Imagine if a time traveler from 1918 landed in one of today’s largest cities. There would be much he or she would find startling—towering sky scrapers, airplanes and drones buzzing overhead…and people staring down into the tiny devices in their hands. One thing that would feel familiar: the city’s transport. Yes, there would be a lot more vehicles on the road, and accessibility might be patchy in some areas, but the roads, rail, and people- and goods-carriers would all look and feel similar.
That’s clearly not a good thing. In fact, given the essential enabling role transportation plays in a city’s sustained economic prosperity[i], it’s actually quite a bad thing. Cities that move their citizens efficiently, sustainably and in an integrated way will be the most successful in terms of productivity, liveability, and flexibility. That means using 21st century technology to become a 21st century city—in other words, a ‘smart city’.
Today, cities use technology across every aspect of operations to improve outcomes. Why should transport be any different? To help leaders and managers, Deloitte has developed the Deloitte City Mobility Index (DCMI). The index offers a new and better way for city officials to gauge the health of their mobility network and their readiness to embrace the rapid changes occurring in the way people and goods move about.
Our index is based on a forward-looking view of mobility—that is, a vision of what transport in a truly smart, livable, economically vibrant city could look like. The index is structured around the following key themes:
- Performance and resilience. Urban mobility should be efficient, congestion minimized, infrastructure maintained in good condition, and multiple modes of transit available and integrated.
- Vision and leadership. A city needs to be deliberate and proactive when addressing mobility needs and bring together a range of disparate interests and different strategies into a unified plan.
- Service and inclusion. Urban mobility should be available, affordable and accessible to all residents.
Taking into account this vision, a few factors figure large in the mobility index. We give a higher score to cities with a wider range of mobility options—from walking and biking to trains, car and buses. Simply put, the more variety, the better.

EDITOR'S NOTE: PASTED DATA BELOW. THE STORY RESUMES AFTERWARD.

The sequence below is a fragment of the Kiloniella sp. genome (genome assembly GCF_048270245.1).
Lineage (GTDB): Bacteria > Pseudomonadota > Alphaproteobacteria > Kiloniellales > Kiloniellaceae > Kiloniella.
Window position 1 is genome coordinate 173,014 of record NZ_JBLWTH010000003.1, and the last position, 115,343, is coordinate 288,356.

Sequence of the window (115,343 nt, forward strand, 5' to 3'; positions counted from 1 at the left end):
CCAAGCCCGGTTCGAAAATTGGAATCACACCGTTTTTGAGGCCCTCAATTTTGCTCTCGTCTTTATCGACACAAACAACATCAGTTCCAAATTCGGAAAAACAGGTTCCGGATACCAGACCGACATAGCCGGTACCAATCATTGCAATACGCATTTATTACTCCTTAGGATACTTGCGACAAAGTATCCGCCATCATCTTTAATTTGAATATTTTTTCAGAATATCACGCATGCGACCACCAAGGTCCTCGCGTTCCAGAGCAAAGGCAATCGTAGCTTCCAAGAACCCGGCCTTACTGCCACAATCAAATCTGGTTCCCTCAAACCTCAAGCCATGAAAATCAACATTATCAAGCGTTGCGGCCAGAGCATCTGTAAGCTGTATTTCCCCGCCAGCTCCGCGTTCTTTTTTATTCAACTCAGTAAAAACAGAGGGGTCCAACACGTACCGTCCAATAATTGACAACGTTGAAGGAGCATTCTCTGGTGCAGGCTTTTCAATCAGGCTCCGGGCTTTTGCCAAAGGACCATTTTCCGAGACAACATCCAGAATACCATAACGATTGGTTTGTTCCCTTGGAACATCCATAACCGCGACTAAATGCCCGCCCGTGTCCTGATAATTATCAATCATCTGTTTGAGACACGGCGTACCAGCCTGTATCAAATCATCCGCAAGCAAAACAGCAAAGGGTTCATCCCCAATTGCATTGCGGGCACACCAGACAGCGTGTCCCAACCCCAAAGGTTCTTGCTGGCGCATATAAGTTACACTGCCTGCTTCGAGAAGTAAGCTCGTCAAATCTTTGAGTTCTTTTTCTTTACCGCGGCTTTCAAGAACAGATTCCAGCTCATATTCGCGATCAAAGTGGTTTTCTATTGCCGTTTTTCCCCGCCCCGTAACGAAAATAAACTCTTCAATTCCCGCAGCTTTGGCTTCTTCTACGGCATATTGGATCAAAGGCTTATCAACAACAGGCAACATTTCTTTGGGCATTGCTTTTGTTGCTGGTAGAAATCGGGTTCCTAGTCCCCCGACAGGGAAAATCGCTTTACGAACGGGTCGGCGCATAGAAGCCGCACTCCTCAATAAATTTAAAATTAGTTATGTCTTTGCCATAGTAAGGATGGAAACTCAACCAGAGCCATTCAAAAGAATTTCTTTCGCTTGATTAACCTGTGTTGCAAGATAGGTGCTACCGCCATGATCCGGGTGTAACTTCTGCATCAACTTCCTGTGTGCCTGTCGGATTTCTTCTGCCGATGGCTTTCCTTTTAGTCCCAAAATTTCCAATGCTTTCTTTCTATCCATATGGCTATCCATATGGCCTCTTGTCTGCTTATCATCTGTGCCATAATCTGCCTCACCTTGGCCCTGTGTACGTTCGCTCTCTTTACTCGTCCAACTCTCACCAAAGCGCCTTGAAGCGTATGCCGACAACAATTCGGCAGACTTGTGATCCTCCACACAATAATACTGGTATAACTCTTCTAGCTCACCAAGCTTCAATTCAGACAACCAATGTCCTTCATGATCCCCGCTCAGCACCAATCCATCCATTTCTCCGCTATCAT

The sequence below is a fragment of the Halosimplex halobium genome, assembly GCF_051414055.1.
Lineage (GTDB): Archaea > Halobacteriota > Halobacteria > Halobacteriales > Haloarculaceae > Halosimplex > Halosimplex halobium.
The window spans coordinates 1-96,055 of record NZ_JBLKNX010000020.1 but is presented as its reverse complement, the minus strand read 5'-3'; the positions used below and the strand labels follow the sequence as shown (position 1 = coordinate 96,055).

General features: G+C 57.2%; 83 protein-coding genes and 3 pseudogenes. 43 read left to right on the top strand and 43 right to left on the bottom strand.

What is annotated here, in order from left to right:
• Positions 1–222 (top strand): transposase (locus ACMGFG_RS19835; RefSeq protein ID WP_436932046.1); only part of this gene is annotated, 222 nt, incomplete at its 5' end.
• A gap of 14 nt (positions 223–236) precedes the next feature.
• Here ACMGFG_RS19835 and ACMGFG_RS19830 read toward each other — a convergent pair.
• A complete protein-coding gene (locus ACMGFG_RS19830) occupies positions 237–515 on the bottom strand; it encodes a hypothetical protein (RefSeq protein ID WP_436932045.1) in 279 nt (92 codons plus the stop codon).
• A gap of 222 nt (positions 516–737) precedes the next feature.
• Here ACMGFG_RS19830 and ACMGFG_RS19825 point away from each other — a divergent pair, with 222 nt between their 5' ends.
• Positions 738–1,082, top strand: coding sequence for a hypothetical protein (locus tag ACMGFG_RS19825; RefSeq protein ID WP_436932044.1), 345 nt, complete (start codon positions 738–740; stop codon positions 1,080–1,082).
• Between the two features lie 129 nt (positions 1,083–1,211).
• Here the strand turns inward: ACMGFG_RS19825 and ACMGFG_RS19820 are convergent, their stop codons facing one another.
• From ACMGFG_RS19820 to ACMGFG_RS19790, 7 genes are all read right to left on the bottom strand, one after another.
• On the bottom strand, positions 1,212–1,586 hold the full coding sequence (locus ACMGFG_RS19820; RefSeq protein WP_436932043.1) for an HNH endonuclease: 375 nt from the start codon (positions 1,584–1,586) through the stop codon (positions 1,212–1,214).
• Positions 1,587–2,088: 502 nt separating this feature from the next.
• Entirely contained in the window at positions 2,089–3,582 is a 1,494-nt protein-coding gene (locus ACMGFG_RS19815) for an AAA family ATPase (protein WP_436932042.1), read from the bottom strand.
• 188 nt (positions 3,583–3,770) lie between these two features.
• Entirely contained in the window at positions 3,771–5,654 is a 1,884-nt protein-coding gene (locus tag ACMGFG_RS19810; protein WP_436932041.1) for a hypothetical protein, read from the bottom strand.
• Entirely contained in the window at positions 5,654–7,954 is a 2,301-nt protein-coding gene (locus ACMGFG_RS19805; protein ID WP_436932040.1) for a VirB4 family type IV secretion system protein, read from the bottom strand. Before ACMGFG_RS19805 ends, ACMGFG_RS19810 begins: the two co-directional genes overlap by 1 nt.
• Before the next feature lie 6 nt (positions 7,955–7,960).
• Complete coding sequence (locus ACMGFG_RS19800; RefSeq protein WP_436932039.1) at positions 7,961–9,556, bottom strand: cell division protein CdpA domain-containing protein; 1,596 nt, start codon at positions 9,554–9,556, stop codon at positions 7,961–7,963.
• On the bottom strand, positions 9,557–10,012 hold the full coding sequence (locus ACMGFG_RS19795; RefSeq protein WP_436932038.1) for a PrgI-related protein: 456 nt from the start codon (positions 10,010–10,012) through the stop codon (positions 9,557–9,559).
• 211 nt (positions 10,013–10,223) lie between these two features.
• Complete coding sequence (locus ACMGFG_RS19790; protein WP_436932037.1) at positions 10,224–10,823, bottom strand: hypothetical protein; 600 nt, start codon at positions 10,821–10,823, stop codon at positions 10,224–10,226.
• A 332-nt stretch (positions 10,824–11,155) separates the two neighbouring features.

Similarly, digital readiness and the things that make a city ‘smart’ play a significant role in how a city is ranked. Thanks to the Internet of Things, artificial intelligence, and other technologies, a vast array of data can now be collected, analyzed, and used to improve transport outcomes for everyone. Whereas once transport providers needed questionnaires and surveys to identify people’s needs, they can now access real-time data—including from phones—to obtain a more detailed understanding, and for a greatly reduced cost.
Integration is key to a smoothly running, cohesive transport system. We score across both tangible and intangible aspects, which range from ease of use moving between various transport systems (e.g. rail, metro, bus and car pools), to how well various players—public/private, central/local, consumer/regulator—work with one another to achieve effective mobility.
How these factors play out and the appetite to get there is what determines the scores in our index. For example:
- London, Singapore, and Helsinki rank well due to their multi-modal transport systems and their willingness to develop and execute on innovative mobility solutions.
- By contrast, cities that are geographically dispersed—such as Los Angeles—score relatively poorly due to the over-reliance on a single mode—the car—and their limited ability to integrate other modes, such as active transport (walking and cycling) and mass transit.
- Cities with complex decision-making authorities—Paris and Washington, DC in our sample—have difficulties managing the disparate actors to identify and execute a cohesive vision for mobility. They also tend to have relatively lower scores.
But all is not lost for those that do not rank highly! The fast pace of technological change and the promise it holds can provide opportunities to improve. By using rapidly-evolving technologies to develop and deploy new and innovative solutions, today’s mobility laggards could quite possibly leapfrog to become leaders. Because it doesn’t necessarily mean more of the same.
Success in the new mobility ecosystem will not be measured in additional subways and roads, but in the connectivity between transit modes and the way people use them. City authorities may need to play a new role, as catalyst and strategist, incentivizing private sector participation and working with them to develop integrated strategies.
We expect that the changes realised in the next 10 years will vastly surpass those of the previous hundred.